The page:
right, the paradigm there's definitely different.
Yeah, and for me, personally, I'm single, I don't have family. I had nobody to like, give me a hug at the end of the day. And and I don't mean to sound like a whiner or, or sound weak. But I think when you have no support, you're getting your butt kicked all day long. You meet people all day long, who have something snide to say about chiropractors, you're trying really hard to meet your overhead. And then you go home at the end of the day, and there's nobody to like, just give you a hug and say, it'll be okay. You You know, try again tomorrow. Right? So it's, it's hard. That's really hard.
Justin Trosclair 21:05
Yeah, that's important because people don't realize like how much a support group because most of us kind of have one of those of some sort. So we really don't have anything you really are just beat up unless you purposely try and find it and didn't have Facebook back then either Trey, you just read all the positive comments and just get your get your job. Hello. And again, it was just go home. And that's it hope my buddies around up that they're busy. All right, by myself today.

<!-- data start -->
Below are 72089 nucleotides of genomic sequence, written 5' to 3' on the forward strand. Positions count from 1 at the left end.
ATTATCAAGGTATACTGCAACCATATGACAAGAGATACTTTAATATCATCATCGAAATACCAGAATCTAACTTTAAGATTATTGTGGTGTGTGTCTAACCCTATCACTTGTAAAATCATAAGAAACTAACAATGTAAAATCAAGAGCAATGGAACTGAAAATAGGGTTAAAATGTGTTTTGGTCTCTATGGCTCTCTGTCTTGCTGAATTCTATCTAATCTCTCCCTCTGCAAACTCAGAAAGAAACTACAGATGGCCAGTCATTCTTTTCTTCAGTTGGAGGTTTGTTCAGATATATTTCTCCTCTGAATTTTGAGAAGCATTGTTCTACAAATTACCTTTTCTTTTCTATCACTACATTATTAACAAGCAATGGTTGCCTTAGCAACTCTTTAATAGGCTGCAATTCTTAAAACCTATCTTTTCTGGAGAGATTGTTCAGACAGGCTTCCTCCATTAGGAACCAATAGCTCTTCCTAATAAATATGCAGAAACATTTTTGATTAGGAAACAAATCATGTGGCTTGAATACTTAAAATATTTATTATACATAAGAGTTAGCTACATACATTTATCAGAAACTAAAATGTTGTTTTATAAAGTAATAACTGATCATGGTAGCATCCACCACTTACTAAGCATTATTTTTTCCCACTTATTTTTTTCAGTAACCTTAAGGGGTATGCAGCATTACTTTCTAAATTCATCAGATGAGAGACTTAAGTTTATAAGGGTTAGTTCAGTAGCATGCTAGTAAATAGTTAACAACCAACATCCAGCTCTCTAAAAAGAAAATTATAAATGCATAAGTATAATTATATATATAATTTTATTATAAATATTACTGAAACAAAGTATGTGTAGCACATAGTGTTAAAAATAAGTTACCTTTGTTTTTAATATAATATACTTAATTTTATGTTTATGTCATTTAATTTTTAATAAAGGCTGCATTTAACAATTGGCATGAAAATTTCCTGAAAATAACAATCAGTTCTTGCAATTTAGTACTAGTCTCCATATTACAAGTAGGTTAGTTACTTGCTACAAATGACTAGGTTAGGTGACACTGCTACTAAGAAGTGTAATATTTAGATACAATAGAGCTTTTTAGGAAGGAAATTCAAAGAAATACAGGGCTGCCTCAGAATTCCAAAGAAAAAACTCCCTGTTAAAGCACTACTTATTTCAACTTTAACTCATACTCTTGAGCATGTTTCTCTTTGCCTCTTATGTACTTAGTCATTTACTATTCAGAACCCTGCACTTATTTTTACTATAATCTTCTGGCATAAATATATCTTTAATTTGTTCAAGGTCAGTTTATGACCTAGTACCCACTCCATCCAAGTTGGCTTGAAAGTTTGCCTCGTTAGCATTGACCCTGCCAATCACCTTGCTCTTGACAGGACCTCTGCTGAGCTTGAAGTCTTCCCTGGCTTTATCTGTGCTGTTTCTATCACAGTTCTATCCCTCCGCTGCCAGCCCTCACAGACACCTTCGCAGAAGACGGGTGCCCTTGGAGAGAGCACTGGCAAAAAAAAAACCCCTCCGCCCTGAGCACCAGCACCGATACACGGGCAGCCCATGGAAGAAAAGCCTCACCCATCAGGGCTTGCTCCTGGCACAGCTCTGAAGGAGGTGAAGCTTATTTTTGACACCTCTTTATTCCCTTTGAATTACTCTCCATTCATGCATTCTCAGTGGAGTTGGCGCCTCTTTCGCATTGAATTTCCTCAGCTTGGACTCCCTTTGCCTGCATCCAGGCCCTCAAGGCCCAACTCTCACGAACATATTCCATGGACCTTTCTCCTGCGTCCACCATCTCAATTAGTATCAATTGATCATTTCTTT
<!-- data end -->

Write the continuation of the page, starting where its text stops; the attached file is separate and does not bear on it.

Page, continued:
Yeah. Well, and also I think you get so for me, I was so shocked that I wasn't super successful. And I was embarrassed. And when I did reach out, I got a lot of, well, you're not trying hard enough, you're not working hard enough. Well, why aren't you more successful? You were the one we expected to to be super successful. And so then that just makes you feel worse? That's not helpful, right. So I kept withdrawing. And I got to a point where I wanted nothing to do with the profession. Nothing. I was done. Out sia, because I just I basically, I had a love affair with Chiropractic and it broke my heart, right, you know, and looking. So
Justin Trosclair 22:21